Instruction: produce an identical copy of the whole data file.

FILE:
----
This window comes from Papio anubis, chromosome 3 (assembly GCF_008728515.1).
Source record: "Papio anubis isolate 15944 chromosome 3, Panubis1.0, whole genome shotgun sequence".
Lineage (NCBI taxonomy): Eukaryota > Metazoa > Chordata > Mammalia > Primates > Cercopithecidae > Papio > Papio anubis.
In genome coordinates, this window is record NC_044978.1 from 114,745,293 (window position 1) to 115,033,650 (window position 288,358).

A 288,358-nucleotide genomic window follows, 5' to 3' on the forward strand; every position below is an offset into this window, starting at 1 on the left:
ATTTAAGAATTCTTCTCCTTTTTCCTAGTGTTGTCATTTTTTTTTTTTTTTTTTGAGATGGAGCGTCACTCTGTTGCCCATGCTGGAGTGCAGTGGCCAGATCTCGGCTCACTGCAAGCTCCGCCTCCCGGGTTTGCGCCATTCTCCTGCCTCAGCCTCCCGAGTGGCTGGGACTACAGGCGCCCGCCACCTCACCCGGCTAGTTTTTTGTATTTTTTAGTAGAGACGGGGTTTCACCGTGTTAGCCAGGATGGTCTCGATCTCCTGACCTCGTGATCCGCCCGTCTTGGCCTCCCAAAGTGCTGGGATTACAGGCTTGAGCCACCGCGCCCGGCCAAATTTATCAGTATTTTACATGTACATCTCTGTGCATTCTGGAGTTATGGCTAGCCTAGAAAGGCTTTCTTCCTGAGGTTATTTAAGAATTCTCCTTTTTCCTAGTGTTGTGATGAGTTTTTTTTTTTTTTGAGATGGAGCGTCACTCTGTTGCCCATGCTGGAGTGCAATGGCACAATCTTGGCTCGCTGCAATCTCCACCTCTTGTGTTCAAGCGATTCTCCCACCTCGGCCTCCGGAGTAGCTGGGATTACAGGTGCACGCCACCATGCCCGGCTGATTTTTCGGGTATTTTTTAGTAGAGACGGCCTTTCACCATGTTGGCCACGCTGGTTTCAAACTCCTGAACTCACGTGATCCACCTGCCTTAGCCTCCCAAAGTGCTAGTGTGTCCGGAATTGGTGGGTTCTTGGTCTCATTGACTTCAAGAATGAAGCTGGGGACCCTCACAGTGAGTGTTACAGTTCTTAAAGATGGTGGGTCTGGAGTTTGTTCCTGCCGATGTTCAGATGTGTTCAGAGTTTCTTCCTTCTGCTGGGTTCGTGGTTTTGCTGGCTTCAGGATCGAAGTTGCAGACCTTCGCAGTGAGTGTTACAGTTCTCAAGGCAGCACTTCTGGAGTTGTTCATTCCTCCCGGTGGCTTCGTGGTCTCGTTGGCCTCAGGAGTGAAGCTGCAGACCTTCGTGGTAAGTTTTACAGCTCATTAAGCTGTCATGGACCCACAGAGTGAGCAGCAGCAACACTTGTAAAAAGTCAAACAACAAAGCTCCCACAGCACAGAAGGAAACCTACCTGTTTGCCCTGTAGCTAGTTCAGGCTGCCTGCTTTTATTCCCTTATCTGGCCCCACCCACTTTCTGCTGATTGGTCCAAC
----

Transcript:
This window comes from Papio anubis, chromosome 3 (assembly GCF_008728515.1).
Source record: "Papio anubis isolate 15944 chromosome 3, Panubis1.0, whole genome shotgun sequence".
Lineage (NCBI taxonomy): Eukaryota > Metazoa > Chordata > Mammalia > Primates > Cercopithecidae > Papio > Papio anubis.
In genome coordinates, this window is record NC_044978.1 from 114,745,293 (window position 1) to 115,033,650 (window position 288,358).

A 288,358-nucleotide genomic window follows, 5' to 3' on the forward strand; every position below is an offset into this window, starting at 1 on the left:
ATTTAAGAATTCTTCTCCTTTTTCCTAGTGTTGTCATTTTTTTTTTTTTTTTTTGAGATGGAGCGTCACTCTGTTGCCCATGCTGGAGTGCAGTGGCCAGATCTCGGCTCACTGCAAGCTCCGCCTCCCGGGTTTGCGCCATTCTCCTGCCTCAGCCTCCCGAGTGGCTGGGACTACAGGCGCCCGCCACCTCACCCGGCTAGTTTTTTGTATTTTTTAGTAGAGACGGGGTTTCACCGTGTTAGCCAGGATGGTCTCGATCTCCTGACCTCGTGATCCGCCCGTCTTGGCCTCCCAAAGTGCTGGGATTACAGGCTTGAGCCACCGCGCCCGGCCAAATTTATCAGTATTTTACATGTACATCTCTGTGCATTCTGGAGTTATGGCTAGCCTAGAAAGGCTTTCTTCCTGAGGTTATTTAAGAATTCTCCTTTTTCCTAGTGTTGTGATGAGTTTTTTTTTTTTTTGAGATGGAGCGTCACTCTGTTGCCCATGCTGGAGTGCAATGGCACAATCTTGGCTCGCTGCAATCTCCACCTCTTGTGTTCAAGCGATTCTCCCACCTCGGCCTCCGGAGTAGCTGGGATTACAGGTGCACGCCACCATGCCCGGCTGATTTTTCGGGTATTTTTTAGTAGAGACGGCCTTTCACCATGTTGGCCACGCTGGTTTCAAACTCCTGAACTCACGTGATCCACCTGCCTTAGCCTCCCAAAGTGCTAGTGTGTCCGGAATTGGTGGGTTCTTGGTCTCATTGACTTCAAGAATGAAGCTGGGGACCCTCACAGTGAGTGTTACAGTTCTTAAAGATGGTGGGTCTGGAGTTTGTTCCTGCCGATGTTCAGATGTGTTCAGAGTTTCTTCCTTCTGCTGGGTTCGTGGTTTTGCTGGCTTCAGGATCGAAGTTGCAGACCTTCGCAGTGAGTGTTACAGTTCTCAAGGCAGCACTTCTGGAGTTGTTCATTCCTCCCGGTGGCTTCGTGGTCTCGTTGGCCTCAGGAGTGAAGCTGCAGACCTTCGTGGTAAGTTTTACAGCTCATTAAGCTGTCATGGACCCACAGAGTGAGCAGCAGCAACACTTGTAAAAAGTCAAACAACAAAGCTCCCACAGCACAGAAGGAAACCTACCTGTTTGCCCTGTAGCTAGTTCAGGCTGCCTGCTTTTATTCCCTTATCTGGCCCCACCCACTTTCTGCTGATTGGTCCAAC